The question of an accession to Romania fell away,
and the position of the outbreak republics came to the
fore instead. The new constitution of July 1994
guaranteed Transnistria and Gagauzien a special
autonomous status. An agreement was quickly reached with
the Gagauzas, who were given autonomy in cultural,
administrative and economic matters, as well as the
right to establish a legislative parliament and elect a
leader, the Bashkan, who would sit with the Moldovan
government. In May-June 1995 elections to the Gagauzian
Parliament were held, and at its first meeting the
self-proclaimed Gagauzian Republic was declared to have
ceased to exist. With Transnistria no settlement has
been reached (see separate text on Transnistria).
The Communists are making a comeback
At that time, the old People's Front leader Mircea
Snegur formed his own political movement, Moldova's
Party for Rebirth and Uniform. However, he lost the 1996
presidential election to the center politician Petru
Lucinschi, who became new president in January 1997. In
the 1998 parliamentary elections, the reformed Communist
Party became the largest single party, but it failed to
form a government. Instead, an alliance of center-right
parties had to form government with the economist Ion
Ciubuc as prime minister. However, Ciubuc did not
receive support for his efforts to reform the economy,
and the following year he left his post. Then followed
short-lived governments. A constitutional amendment from
2000 meant that the president should be elected by
Parliament instead of directly by the people. It would
cause major political problems and in 2016, the direct
presidential elections were reinstated.
In 2001, Moldova became the first former Soviet
Republic to vote democratically back to the Communists
in power. The January parliamentary elections gave the
Communist Party 71 of the 101 seats. Vasile Tarlev was
appointed Prime Minister and in April Parliament elected
Communist leader Vladimir Voronin as new president.
Behind the victory of the Communist Party lay a deep
disappointment over the corruption and inefficiency of
the political elite. Many also hoped that the Communists
could resolve the conflict with the similarly communist
regime in Transnistria. Voters were also attracted by
promises of a higher standard of living and of a
rapprochement with Russia instead of increased contact
with the EU of many Moldovans.
First female head of government
The Communists mainly pursued a social democratic
policy. The assured Western governments and
international lending institutions that a return to
Soviet economic model was not timely. The target was
market economy and new loans.
However, the government wanted to reintroduce Russian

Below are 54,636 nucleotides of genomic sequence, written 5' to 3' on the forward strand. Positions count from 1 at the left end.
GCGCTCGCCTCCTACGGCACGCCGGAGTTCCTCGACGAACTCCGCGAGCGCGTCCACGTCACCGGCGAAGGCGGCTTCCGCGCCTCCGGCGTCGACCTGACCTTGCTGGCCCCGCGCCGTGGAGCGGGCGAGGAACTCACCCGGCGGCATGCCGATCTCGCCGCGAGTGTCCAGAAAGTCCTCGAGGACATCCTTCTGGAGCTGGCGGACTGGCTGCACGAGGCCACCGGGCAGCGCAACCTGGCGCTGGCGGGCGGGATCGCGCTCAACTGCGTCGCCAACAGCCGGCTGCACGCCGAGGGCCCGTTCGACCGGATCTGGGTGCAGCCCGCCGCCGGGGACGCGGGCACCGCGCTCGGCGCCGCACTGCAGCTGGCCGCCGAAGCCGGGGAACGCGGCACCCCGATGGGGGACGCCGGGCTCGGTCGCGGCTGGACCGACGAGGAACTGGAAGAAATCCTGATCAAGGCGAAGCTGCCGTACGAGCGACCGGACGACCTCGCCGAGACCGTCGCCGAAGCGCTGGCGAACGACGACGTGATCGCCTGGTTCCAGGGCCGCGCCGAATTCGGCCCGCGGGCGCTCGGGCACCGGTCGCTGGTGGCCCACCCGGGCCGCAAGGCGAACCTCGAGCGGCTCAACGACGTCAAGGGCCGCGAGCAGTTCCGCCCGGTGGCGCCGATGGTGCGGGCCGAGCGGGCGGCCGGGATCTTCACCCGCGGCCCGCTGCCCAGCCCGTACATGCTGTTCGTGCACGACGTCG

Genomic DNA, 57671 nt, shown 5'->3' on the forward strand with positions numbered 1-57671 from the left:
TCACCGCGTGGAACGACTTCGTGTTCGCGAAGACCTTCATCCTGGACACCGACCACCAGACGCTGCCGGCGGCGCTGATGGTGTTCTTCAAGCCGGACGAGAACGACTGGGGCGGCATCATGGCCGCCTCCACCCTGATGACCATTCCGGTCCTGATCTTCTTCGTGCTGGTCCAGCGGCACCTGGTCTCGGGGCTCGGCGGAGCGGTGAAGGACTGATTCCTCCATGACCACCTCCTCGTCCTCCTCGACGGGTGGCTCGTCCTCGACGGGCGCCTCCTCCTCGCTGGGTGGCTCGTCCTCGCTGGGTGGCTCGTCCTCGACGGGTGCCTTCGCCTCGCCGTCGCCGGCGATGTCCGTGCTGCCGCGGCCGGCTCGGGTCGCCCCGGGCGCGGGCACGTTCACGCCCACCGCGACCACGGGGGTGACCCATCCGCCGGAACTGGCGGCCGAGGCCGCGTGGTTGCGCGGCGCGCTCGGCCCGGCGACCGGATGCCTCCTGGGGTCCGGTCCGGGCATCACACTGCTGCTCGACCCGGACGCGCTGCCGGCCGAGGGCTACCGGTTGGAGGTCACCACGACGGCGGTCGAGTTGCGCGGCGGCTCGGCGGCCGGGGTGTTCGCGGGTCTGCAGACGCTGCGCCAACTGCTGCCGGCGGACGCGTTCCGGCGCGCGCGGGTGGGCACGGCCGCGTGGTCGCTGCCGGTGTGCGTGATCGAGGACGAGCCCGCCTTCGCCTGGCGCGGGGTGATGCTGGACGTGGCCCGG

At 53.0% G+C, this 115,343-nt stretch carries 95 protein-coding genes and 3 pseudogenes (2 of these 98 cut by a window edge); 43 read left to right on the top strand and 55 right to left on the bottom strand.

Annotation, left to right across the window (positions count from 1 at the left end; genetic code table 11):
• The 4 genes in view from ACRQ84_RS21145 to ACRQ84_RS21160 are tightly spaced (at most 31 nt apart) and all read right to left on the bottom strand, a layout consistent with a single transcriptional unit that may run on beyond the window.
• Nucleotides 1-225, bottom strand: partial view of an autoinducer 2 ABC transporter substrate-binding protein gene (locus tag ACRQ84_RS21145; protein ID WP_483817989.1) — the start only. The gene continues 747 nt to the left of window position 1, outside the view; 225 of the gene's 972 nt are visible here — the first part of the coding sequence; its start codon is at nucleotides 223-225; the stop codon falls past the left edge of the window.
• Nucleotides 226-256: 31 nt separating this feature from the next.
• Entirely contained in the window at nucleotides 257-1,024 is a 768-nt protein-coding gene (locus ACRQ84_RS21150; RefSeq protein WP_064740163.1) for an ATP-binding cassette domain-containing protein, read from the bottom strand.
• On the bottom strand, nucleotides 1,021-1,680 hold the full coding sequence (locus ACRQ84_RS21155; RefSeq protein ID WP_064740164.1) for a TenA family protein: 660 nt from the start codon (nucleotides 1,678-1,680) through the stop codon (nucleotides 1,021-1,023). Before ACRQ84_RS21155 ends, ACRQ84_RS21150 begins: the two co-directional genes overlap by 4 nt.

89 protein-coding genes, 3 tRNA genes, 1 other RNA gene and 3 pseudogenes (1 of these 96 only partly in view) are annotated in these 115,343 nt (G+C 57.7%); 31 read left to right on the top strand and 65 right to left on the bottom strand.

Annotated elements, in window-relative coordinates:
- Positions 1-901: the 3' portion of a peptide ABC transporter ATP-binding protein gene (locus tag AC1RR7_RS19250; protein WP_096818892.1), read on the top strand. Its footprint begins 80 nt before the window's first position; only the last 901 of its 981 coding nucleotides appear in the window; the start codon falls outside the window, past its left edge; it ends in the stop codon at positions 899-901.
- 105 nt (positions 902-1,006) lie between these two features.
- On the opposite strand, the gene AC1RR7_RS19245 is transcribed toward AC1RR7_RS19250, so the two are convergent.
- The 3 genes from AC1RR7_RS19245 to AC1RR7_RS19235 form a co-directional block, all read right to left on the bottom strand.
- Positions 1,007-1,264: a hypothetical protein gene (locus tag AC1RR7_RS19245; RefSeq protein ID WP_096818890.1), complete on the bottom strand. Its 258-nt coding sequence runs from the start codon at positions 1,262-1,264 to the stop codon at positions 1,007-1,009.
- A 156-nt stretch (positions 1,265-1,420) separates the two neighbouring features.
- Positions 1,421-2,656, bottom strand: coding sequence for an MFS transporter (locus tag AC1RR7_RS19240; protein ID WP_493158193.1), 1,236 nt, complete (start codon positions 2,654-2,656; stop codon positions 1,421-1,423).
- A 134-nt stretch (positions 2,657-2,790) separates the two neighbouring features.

as a compulsory subject in the school, which led to
demonstrations in the capital Chișinău in 2002. The
proposal was withdrawn, and from 2003 President Voronin
began to pursue a more EU-friendly policy. Opinion
surveys showed that the Moldavans had become more
friendly towards the West. Relations with Russia had
also deteriorated in the issue of Transnistria.
The Communists returned to the 2005 parliamentary
elections but still had their own majority with 56
seats. Tarlev was able to reign and Voronin was
re-elected president. However, support for communists
continued to decline in local elections in 2007 and in
March of the following year the government resigned. As
new Prime Minister, Communist Party Zinaida GreceanÓi
was elected, becoming Moldova's first female head of
government. In her government declaration, she fully
supported an EU-friendly policy.
In the April 2009 parliamentary elections, the
Communist Party was again the largest, now with 49.5
percent of the vote and 60 seats. The three bourgeois
opposition parties Liberal Party, Liberal Democratic
Party and Our Moldavian Alliance together received 41
seats. The opposition accused the Communist Party of
electoral fraud and refused to recognize the result. In
Chișinău, riots erupted as opposition supporters marched
on public buildings. The situation calmed when the
Constitutional Court decided that the votes should be
recalculated. When the election results were the same as
before, the opposition launched a boycott of the work of
the new parliament.
New elections lead to a shift in power
The Communist Party lacked a mandate to elect a new
president on its own, and after two attempts to appoint
a head of state failed, Parliament was forced to
announce new elections in July 2009. The Communists were
now given 48 seats and once again became the largest
party, but four Liberal / Conservative parties took home
a total of 53 seats. The Liberal Democratic Party, the
Liberal Party, the Democratic Party and Our Moldovan
Alliance formed a coalition government. Prime Minister
became Liberal Democrat leader Vlad Filat, while Liberal
Party leader Mihai Ghimpu was elected President of